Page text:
Thailand returns to the Index this year in 16th place, demonstrating its growth as a production base and gateway for exporting industrial products to Southeast Asian markets. Inflows increased 17 percent to $6 billion, a vote of confidence despite political chaos resulting in battles in the streets of Bangkok and an iconic shopping mall burning to the ground. Political disorder aside, industry in Thailand has enjoyed legal and regulatory predictability in its operating environment, in contrast to some of its neighbors.
The United States remains the top investment destination in the developed world, as it has been since our first FDI Confidence Index in 1998, but it drops in this year's rankings from 2nd to 4th. Brazil moves up a spot to 3rd, owing to its large domestic market and solid economic growth.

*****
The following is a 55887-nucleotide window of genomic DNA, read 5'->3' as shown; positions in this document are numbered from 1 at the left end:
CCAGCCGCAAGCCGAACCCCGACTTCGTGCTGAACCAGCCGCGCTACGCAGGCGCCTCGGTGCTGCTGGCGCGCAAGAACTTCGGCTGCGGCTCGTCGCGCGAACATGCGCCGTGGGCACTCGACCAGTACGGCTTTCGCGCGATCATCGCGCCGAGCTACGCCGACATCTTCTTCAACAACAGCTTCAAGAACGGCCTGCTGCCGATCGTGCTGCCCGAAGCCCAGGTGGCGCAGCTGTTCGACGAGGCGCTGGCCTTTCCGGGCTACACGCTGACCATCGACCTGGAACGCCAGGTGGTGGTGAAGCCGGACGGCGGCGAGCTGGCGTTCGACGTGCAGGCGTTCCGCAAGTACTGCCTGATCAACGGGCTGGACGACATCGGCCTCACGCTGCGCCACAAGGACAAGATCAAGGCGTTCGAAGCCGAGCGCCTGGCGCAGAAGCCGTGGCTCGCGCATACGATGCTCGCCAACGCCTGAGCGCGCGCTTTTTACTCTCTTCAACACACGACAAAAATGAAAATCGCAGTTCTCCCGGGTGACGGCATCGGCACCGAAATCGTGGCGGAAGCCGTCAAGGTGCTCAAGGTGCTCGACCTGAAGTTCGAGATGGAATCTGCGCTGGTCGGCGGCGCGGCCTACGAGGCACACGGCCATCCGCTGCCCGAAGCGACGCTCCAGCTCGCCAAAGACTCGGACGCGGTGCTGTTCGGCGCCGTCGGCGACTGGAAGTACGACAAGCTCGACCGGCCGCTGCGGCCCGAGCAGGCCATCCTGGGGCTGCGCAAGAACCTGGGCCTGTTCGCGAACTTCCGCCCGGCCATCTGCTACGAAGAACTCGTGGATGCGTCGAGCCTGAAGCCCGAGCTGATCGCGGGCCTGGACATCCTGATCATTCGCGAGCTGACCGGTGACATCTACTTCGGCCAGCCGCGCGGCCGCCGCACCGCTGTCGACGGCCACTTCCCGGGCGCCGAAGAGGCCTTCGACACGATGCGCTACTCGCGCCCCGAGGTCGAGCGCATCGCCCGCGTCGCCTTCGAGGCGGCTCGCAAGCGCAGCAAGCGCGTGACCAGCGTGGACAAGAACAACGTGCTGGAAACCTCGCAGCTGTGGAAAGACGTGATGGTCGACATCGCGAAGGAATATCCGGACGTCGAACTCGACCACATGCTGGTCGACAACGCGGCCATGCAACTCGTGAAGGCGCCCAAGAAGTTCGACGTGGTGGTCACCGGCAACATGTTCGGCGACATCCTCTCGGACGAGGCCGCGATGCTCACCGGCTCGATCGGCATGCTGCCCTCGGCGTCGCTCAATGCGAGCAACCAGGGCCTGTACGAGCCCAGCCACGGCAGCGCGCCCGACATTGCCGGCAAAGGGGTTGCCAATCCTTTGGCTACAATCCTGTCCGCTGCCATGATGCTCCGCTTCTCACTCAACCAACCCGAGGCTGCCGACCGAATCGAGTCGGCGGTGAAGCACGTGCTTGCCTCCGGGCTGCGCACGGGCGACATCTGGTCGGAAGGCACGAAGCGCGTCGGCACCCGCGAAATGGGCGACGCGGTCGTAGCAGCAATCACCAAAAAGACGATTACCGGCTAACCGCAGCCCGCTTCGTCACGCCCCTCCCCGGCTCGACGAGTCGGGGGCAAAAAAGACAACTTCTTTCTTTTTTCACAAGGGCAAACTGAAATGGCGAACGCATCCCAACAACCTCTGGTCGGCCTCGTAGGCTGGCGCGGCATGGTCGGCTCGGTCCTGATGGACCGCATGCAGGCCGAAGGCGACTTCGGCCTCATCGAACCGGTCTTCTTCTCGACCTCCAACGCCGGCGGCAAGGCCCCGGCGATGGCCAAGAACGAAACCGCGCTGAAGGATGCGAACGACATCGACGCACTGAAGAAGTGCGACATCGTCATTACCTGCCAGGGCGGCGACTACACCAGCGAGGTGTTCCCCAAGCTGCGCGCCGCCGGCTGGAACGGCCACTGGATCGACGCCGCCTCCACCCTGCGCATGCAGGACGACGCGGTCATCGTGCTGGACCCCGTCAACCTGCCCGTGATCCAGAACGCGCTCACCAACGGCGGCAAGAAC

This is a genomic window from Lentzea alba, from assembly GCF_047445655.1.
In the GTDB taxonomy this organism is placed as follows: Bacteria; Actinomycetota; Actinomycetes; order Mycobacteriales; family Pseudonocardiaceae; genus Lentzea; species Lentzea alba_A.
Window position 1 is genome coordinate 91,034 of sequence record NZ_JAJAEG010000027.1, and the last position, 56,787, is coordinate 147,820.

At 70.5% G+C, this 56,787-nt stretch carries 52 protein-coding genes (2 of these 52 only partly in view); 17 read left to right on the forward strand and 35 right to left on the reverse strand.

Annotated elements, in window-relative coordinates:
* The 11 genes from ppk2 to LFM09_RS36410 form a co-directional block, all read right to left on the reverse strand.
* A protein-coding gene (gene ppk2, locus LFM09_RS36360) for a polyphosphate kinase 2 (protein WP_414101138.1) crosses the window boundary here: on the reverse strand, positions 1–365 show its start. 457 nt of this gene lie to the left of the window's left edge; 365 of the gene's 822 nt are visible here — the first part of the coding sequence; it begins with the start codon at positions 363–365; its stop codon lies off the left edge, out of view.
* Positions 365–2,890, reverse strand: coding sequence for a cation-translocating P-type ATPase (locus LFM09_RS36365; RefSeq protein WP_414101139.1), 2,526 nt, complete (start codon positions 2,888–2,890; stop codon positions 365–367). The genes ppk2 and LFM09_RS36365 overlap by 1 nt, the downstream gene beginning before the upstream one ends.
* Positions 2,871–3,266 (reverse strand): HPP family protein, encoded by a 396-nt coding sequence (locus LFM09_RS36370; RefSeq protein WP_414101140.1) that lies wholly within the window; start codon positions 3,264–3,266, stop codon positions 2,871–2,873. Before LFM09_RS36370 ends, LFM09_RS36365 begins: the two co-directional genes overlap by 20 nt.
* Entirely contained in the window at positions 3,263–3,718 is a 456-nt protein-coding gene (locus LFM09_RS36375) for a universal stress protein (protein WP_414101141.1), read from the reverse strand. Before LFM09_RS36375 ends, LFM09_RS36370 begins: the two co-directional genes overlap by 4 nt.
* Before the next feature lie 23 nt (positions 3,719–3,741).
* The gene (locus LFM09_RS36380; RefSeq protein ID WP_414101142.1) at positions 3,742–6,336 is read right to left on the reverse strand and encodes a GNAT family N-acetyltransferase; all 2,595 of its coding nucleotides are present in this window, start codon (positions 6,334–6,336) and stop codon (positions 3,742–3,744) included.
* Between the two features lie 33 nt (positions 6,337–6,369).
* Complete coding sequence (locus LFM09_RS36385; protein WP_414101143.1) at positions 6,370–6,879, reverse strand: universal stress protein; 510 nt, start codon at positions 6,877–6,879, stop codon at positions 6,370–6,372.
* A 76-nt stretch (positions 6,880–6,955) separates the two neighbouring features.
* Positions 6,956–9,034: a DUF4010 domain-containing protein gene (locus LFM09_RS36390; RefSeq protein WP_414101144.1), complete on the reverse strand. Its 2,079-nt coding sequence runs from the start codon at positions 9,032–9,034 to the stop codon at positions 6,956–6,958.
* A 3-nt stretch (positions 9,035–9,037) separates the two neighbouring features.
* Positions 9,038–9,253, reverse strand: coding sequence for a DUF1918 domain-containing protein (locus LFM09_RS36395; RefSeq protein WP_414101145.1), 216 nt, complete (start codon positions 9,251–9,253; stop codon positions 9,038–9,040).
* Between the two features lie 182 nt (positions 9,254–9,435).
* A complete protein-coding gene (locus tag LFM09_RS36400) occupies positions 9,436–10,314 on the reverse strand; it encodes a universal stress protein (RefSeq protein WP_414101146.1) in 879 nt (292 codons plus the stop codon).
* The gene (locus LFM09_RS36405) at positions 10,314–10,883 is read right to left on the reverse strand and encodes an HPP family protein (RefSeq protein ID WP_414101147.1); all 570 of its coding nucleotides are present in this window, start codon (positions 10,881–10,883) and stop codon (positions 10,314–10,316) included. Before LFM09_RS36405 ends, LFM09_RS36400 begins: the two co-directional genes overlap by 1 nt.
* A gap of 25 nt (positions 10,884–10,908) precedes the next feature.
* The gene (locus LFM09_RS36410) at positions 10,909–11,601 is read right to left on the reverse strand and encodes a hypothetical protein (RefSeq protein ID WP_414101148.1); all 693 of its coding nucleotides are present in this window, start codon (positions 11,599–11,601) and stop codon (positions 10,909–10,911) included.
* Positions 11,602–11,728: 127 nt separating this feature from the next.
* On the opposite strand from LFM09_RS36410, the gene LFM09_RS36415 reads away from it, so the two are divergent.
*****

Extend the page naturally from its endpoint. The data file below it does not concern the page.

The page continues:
While still the developed world's most popular investment destination, the drop by the United States from 2010 is a strong indication that the debt gridlock, financial instability, and depressed consumer spending may be weighing down investor sentiment. Mirroring the slowdown in global flows, U.S. FDI inflows dropped sharply from $306 billion in 2008 to $153 billion in 2009, the lowest level since 2005. In 2010, it posted a 49 percent increase in flows to $228 billion, making it the world's largest FDI recipient by far. Still, the current level is far below 2008. In the wake of the crisis, U.S. inflows may have benefited from the major restructuring that occurred in many industries, including financial services, pharmaceuticals, and automotive.